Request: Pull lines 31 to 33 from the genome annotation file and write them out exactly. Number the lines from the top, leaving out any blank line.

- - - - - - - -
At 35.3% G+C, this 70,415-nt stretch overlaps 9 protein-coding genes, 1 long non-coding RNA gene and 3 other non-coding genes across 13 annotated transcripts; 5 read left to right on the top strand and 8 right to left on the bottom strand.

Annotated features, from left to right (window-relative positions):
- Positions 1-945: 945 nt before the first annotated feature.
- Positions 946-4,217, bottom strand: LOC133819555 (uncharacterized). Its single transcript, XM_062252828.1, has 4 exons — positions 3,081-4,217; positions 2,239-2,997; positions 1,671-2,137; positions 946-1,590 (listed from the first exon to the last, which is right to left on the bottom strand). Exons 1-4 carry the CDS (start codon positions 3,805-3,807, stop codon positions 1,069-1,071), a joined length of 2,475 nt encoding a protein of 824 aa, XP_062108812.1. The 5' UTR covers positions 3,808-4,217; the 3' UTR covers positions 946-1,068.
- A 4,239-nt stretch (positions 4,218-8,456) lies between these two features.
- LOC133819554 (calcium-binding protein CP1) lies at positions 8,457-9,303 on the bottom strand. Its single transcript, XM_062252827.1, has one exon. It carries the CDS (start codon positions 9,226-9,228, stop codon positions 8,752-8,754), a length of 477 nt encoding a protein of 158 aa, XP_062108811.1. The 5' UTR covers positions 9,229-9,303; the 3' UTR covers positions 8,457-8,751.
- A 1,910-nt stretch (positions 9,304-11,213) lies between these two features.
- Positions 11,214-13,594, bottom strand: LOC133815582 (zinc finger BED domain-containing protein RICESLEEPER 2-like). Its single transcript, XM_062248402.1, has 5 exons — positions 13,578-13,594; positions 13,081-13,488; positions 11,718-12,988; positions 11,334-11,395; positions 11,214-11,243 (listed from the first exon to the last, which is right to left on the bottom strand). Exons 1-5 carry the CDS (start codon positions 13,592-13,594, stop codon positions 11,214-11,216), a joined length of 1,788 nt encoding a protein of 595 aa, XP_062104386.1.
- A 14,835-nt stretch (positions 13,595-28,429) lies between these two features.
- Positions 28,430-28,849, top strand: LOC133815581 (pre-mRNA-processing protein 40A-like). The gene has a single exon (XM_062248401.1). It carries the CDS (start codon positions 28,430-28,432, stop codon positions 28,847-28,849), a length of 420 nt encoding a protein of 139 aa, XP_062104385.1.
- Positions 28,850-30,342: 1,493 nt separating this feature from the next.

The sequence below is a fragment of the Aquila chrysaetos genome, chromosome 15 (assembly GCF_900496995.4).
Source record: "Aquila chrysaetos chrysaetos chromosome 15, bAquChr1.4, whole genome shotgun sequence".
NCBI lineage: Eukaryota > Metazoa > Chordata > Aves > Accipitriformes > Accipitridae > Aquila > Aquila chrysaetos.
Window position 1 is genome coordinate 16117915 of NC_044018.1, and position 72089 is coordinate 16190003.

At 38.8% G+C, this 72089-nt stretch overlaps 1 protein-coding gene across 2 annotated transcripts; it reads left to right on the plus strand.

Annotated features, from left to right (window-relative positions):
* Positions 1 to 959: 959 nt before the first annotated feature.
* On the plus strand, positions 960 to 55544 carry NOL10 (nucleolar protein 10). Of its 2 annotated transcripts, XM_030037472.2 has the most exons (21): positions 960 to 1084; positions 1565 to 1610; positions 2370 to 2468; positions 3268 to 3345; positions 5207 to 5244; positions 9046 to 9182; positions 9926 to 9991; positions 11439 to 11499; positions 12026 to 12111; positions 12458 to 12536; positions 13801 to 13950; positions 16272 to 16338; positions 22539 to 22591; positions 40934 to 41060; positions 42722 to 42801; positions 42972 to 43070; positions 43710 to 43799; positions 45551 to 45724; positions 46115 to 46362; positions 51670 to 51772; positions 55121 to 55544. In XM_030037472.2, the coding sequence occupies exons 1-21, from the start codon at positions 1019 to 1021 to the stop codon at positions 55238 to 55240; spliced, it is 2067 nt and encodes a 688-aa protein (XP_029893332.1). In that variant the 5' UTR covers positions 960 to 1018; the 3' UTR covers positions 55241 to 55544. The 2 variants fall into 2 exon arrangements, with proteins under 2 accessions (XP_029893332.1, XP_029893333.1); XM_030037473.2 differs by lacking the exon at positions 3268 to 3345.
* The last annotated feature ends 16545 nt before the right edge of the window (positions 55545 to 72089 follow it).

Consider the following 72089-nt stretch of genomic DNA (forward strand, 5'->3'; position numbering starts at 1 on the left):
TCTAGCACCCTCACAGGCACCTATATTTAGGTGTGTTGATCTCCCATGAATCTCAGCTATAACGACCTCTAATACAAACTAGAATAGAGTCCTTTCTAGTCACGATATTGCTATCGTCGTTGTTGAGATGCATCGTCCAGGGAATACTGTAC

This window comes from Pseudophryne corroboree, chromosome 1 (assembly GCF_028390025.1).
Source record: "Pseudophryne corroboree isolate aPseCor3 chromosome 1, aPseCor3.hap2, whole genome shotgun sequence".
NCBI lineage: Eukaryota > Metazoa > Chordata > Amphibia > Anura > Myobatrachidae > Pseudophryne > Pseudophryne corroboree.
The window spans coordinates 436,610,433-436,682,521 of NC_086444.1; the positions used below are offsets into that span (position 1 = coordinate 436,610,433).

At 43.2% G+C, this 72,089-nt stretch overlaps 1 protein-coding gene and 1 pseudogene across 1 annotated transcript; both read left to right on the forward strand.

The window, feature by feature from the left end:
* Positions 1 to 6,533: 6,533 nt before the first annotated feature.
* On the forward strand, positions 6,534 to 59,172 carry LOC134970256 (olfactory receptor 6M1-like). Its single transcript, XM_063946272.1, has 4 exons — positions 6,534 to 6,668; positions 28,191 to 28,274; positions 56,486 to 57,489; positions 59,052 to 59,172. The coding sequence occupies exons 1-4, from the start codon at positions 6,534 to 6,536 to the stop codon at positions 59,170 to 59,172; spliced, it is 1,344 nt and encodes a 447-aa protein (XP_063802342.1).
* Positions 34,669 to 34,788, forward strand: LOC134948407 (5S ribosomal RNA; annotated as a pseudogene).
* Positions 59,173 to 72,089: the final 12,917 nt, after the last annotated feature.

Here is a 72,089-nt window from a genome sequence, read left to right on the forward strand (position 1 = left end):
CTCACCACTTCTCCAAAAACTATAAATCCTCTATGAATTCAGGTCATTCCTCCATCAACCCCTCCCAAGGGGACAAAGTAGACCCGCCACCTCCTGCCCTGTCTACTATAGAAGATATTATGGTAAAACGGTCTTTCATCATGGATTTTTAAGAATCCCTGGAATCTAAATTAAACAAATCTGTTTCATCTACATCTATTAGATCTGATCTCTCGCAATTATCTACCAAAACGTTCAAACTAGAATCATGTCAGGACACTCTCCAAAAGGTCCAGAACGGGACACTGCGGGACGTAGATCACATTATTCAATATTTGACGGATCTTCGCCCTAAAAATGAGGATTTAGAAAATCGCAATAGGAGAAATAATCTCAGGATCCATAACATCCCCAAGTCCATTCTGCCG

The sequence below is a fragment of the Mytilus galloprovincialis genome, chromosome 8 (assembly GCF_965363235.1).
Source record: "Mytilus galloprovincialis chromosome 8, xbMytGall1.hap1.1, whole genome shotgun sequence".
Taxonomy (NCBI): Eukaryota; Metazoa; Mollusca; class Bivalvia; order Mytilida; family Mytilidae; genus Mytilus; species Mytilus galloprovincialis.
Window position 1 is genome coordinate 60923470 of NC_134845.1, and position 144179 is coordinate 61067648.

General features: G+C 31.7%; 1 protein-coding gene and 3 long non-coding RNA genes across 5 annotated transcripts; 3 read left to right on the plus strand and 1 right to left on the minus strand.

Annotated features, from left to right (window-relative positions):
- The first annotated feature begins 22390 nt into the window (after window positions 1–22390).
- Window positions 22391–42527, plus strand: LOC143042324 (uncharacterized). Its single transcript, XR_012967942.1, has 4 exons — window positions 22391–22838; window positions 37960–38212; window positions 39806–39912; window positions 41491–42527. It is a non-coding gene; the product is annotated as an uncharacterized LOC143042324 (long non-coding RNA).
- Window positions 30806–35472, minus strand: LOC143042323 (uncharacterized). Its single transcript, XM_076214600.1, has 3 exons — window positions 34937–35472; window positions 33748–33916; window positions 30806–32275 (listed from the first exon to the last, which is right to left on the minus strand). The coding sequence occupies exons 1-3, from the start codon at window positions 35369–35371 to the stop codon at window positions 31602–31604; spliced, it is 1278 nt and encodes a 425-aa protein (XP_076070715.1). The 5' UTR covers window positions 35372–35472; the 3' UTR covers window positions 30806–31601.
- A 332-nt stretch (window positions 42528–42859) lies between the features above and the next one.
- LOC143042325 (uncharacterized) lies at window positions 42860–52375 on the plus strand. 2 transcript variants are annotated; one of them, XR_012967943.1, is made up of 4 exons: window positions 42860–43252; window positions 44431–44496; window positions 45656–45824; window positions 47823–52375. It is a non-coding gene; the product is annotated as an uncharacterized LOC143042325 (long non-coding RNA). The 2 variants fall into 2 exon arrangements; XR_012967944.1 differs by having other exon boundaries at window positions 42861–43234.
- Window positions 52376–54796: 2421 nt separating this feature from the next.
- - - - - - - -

* Positions 34,669 to 34,788, forward strand: LOC134948407 (5S ribosomal RNA; annotated as a pseudogene).
* Positions 59,173 to 72,089: the final 12,917 nt, after the last annotated feature.

Here is a 72,089-nt window from a genome sequence, read left to right on the forward strand (position 1 = left end):